Much Respected, Much Loved Flyer Passes On At 89
They say that one
unmistakable sign of age is the fact as time does its thing, your
world grows smaller. As I now understand the true value of life,
one's wealth is measured in terms of the depth of the friendships
you accrue through this living journey... but it is one of the
tragedies of it all that as you grow and learn enough to truly
value this treasure (friendship) that the world grows smaller with
the loss of each soul you come to care for.
Well... our world just got a LOT smaller.
Legendary flyer, airshowman, prolific author, flight instructor
and unrepentant aviation advocate Duane Cole has gone west... well
beyond the concerns of the merciless FAA that he fought so bravely,
or the aero-ignorance that he battled at every turn. He was
out-spoken, opinionated, tremendously knowledgeable and about as
gifted a stick and rudder flyer as I know... and his loss seems to
bring the cumulative sum of all existent aviation knowledge down
several percentage points.
Duane was 89, and had been ill for quite a while... so the news
is not shocking... though the impact is undeniable. An early
founding member of EAA (member #48, no less), Duane was best-known
for his graceful dead-stick aerobatic routine in a beloved ol'
Clipped Wing T-Craft that he flew from coast to coast, and through
a series of personable books and videos that advocated the best in
very basic stick and rudder flying as well as an
unapologetic grass-roots approach to the art and craft of
His "Conquest of Lines
and Symmetry" remains an excellent aerobatic primer and
started thousands of pilots on their way to true aerobatic
comprehension (and is still doing so). Among his many published
works were thoughtful and very readable books and/or videos by the
names of "Airport Memories," 'Conquest of Lines and Symmetry,'
'Happy Flying, Safely,' 'Planes, Pilots and Progress,' 'The Flying
Coles: An Autobiography,' 'Roll Around A Point,' 'To A Pilot,'
'Vagabond Cub,' and several others.
Inducted into the International Council of AirShows Hall of Fame
in 1996, a reading (then) of Duane's bio left us all a bit aghast
at the breadth of his life... even amongst those of us who were
already his close friends.
Duane Cole undertook his first flying lesson on
Christmas Day 1937... going on to earn his private
pilot's license in 1938, his commercial ticket in 1939, and his
instructor rating in 1940-- which also turned out to be the year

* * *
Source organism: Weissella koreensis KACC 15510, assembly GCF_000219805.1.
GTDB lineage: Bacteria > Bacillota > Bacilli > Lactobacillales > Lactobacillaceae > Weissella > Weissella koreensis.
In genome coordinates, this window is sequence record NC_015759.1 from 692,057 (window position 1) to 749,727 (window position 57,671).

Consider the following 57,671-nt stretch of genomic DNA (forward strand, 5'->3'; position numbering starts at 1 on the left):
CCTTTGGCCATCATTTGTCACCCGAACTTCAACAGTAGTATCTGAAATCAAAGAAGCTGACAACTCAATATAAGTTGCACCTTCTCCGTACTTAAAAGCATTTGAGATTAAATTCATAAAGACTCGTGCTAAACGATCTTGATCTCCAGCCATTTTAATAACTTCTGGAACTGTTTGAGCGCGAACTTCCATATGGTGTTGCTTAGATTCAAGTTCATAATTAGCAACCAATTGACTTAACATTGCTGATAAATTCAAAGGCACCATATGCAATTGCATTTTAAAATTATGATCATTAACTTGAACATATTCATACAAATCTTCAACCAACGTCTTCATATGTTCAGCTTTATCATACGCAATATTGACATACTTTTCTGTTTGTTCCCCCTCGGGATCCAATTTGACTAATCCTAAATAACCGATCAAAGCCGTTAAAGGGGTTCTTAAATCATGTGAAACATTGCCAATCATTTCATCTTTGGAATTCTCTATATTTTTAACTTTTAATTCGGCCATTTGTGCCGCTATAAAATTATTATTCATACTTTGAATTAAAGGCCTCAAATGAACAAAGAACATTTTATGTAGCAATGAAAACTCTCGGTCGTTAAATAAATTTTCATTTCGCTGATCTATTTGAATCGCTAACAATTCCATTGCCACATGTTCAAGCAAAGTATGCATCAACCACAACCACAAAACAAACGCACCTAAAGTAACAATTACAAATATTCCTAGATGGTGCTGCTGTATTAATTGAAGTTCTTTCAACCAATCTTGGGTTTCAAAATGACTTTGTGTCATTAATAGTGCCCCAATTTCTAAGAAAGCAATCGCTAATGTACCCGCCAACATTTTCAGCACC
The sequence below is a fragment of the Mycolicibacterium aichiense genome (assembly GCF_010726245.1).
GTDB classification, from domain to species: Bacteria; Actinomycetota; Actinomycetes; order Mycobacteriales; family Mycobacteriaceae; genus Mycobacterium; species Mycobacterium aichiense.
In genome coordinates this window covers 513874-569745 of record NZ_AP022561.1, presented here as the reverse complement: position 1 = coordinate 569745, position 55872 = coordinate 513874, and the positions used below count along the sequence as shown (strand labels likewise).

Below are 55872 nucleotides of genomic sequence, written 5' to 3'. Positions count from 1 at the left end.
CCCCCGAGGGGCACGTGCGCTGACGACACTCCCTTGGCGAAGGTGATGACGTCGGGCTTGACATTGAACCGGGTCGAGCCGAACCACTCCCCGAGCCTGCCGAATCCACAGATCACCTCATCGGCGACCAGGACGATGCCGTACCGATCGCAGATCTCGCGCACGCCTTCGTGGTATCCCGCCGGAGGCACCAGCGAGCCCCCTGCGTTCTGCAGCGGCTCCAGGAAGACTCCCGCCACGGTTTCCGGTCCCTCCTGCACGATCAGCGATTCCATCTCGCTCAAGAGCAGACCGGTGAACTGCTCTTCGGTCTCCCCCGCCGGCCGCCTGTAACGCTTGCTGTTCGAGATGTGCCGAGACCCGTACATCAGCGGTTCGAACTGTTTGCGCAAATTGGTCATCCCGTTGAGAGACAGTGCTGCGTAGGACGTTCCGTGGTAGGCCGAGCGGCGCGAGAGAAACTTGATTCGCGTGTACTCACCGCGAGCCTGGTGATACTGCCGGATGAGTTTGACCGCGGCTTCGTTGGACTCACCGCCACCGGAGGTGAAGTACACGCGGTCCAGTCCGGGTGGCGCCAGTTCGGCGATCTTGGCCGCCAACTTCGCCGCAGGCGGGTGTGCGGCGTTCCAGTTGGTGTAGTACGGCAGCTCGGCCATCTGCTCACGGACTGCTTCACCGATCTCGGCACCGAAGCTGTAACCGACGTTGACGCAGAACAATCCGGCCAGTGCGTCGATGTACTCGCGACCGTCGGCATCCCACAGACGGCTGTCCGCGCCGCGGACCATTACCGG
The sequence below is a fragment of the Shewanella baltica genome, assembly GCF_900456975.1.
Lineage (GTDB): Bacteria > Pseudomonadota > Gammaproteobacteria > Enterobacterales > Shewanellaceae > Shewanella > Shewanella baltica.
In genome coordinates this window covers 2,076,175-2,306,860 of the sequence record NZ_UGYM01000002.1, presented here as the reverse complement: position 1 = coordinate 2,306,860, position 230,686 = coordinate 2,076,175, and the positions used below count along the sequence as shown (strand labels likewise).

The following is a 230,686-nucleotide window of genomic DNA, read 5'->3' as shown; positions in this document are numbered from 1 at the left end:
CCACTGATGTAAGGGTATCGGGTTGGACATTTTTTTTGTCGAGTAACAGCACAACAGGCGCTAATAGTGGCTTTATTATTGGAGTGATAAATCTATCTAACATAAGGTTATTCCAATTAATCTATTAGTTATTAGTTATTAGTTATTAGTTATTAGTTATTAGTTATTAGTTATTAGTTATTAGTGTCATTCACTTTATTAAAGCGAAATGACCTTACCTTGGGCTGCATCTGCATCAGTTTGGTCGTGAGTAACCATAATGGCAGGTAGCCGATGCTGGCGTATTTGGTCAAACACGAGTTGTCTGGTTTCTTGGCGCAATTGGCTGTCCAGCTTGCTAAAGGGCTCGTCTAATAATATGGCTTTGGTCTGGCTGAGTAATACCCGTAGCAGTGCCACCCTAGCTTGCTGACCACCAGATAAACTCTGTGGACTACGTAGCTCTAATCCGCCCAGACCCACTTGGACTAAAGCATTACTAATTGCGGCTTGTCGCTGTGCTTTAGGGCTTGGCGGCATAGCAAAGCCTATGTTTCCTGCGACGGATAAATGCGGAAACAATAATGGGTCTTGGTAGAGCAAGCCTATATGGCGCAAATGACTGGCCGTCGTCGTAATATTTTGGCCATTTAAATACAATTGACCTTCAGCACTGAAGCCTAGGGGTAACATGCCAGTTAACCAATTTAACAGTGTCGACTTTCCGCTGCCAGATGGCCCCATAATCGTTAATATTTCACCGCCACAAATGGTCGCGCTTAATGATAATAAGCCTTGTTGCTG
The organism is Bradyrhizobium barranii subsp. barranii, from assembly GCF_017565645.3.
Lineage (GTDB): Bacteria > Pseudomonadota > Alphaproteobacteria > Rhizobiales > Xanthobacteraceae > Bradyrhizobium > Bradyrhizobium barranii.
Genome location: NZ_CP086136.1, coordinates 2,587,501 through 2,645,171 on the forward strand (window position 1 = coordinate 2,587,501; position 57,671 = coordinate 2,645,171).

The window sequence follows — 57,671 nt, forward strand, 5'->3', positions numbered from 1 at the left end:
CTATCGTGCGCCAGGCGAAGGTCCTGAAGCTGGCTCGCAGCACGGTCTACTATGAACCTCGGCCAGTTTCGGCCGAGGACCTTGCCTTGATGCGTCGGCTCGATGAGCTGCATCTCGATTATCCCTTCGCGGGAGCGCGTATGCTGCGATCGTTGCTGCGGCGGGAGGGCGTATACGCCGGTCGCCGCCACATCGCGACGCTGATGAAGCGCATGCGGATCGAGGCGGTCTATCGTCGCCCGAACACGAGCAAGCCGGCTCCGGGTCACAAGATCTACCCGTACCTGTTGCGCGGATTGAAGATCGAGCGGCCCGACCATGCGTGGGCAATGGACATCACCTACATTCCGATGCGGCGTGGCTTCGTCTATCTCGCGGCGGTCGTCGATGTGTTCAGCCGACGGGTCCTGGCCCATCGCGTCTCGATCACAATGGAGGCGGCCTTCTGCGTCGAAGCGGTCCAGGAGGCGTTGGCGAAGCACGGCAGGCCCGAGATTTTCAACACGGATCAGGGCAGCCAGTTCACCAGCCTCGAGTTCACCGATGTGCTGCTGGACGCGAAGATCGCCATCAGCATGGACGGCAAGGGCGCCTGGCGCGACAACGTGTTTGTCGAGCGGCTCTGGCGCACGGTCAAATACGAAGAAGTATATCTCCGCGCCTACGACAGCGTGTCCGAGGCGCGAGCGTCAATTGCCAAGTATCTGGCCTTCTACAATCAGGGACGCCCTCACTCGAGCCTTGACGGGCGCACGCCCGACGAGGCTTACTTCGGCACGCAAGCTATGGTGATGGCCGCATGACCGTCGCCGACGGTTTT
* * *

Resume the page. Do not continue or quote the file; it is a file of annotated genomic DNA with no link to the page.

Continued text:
that he flew his first air show. Over the next 15 years, he taught
aerobatics to Civilian Pilot Training Program students, Royal Air
Force Cadets, and United States Army Air Force Cadets.
With his brothers
Marion, Arnold and Lester, he formed the Cole Brothers Air
Circus. But, afraid of infringement on the name of the Cole
Brother Circus, they quickly changed the name to The Cole Brothers
Airshow. Due to his friendship with Paul Poberezny, Duane
became one of twelve members at a meeting held in January 1951 for
the purpose of organizing a pilots' association. In 1953, that
association was named the Experimental Aircraft Association
Duane's wife Judy became his airshow wing-rider in 1957. In
1962, Duane won the National Aerobatics Championship, and was named
to the US team that competed in Budapest, Hungary for the World
Championship. In January 1963, at his Phoenix 100 Air Race,
he introduced an Indy-type pace plane. He used the same start at
the Pendleton 100 Air Race for Jack Brown in 1964. That same year,
he put together and ran the Reno Air Races, using the same start
for the unlimited race, and won the National Aerobatic Championship
once again. He served as Director of the Reno Air Races through
After 1967, Duane ran an aerobatic school for the next twenty
years. He was inducted into the State of Illinois Aviation Hall of
Fame in 1983 and the International Aerobatic Hall of Fame in 1987.
In 1996, he was inducted into the ICAS Foundation Hall of Fame and
was also the recipient of the ICAS Sword of Excellence.
Duane Cole wrote nine
books, traveled to nearly 1,500 airports (a world record) in
47 states, 10 foreign countries and two U.S. territories.
He lectured throughout the country and bragged about having
30,000 hours of flying time, most of it without ever turning on a
radio... a fact of which he was inordinately proud...
Personally; I'm pleased to say that Duane and I got to be close
friends many years ago. He was a constant ally, a wonderfully
honest critic, and a delight to chat with. Through so many things,
he was a source of encouragement, insight and just plain
amusement... with an honest-to-goodness twinkle in his eye that was
always the first sign that interesting times were on the horizon.
He took infinite delight in fighting ignorance, was tremendously
patient when explaining even the simplest concepts, and never ran
from a fight (and was one of the very first men to step up
and support our Pilot's Bill of Rights project well over a
decade ago)... and, God bless him, he earned as much of my respect
as any man I know.
Duane was a class act... and I loved him beyond measure. Despite
her own ill health, his wife Judy survives him and I assume that
one of the reasons that he precedes her in life's most inevitable
journey, is to prepare the way for his beloved partner....
We do not yet know of any plans for services, but will pass them
along as we learn them. In the meantime, we hope you'll think a
good thought for an amazing man who left the world far richer than
it was upon his entering. Duane will be missed... but most of all,
he will be treasured as an uncommon aviator and a truly great
Go with God, my friend...--Jim Campbell, ANN